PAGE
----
A court determines whether a statute is severable (or separable) in order to decide one of two different questions: When part of the law is unconstitutional, should the court hold the entire statute invalid, or merely the offending part? When the law can be applied validly to the litigant in court, should the court nonetheless hold the law invalid because it is capable of being applied unconstitutionally to others?
The first question was presented in carter v. carter coal co. (1936). Congress had regulated coal prices and the wages and hours of coal miners. After holding the wage and hour regulations invalid, the Supreme Court posed the severability issue in the usual way, as a question of legislative intent : if Congress had known the wage and hour provisions would be held invalid, would it still have regulated prices? Congress had stated plainly that if any part of the coal act were held invalid, the rest of the law remained effective. Nonetheless, the Court said, the price controls were so closely related to the labor provisions that Congress would not have enacted them alone. The price controls were thus invalid, whether or not they would have been valid if considered by themselves. The issue of severability calls into play the same kind of judgment employed in judicial review of the constitutionality of legislation.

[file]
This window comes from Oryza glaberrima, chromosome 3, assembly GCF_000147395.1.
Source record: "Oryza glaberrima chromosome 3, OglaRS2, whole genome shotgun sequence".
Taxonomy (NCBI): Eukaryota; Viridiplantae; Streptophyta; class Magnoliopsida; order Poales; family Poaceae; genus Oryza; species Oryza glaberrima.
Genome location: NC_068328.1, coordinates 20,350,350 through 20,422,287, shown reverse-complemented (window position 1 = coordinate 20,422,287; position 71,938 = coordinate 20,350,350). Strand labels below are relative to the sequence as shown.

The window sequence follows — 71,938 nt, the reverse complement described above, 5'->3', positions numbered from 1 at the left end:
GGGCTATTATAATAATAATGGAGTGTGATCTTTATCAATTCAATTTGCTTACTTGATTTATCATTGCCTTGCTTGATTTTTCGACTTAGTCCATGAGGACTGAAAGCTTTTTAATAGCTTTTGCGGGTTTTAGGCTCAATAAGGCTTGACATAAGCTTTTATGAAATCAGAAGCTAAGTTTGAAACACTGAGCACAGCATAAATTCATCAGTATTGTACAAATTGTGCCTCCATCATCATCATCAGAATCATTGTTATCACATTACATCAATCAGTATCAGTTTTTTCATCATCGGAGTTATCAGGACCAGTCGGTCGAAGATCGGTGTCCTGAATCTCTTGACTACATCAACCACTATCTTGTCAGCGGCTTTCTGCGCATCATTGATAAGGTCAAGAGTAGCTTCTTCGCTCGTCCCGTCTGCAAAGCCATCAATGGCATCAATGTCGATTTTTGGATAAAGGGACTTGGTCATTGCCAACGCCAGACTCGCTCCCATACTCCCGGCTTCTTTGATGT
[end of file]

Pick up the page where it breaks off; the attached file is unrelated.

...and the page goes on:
Carter involved a federal statute. When a state law presents a similar question of severability, the Supreme Court ordinarily leaves that question to the state courts. However, a state statute may present the Court with the second type of severability issue. When a state law is invalid on its face—for example, under the first amendment doctrine of overbreadth—the Court refuses to enforce the law because of its potential unconstitutional application to persons not in court. This practice moderates the effect of the rule denying a litigant standing to raise other persons' legal rights.
Kenneth L. Karst
Monaghan, Henry P. 1982 Overbreadth. Supreme Court Review 1982:1–39.
Note 1984 Severability of Legislative Veto Provisions: A Policy Analysis. Harvard Law Review 97:1182–1197.
Stern, Robert L. 1937 Separability and Separability Clauses in the Supreme Court. Harvard Law Review 51:76–128.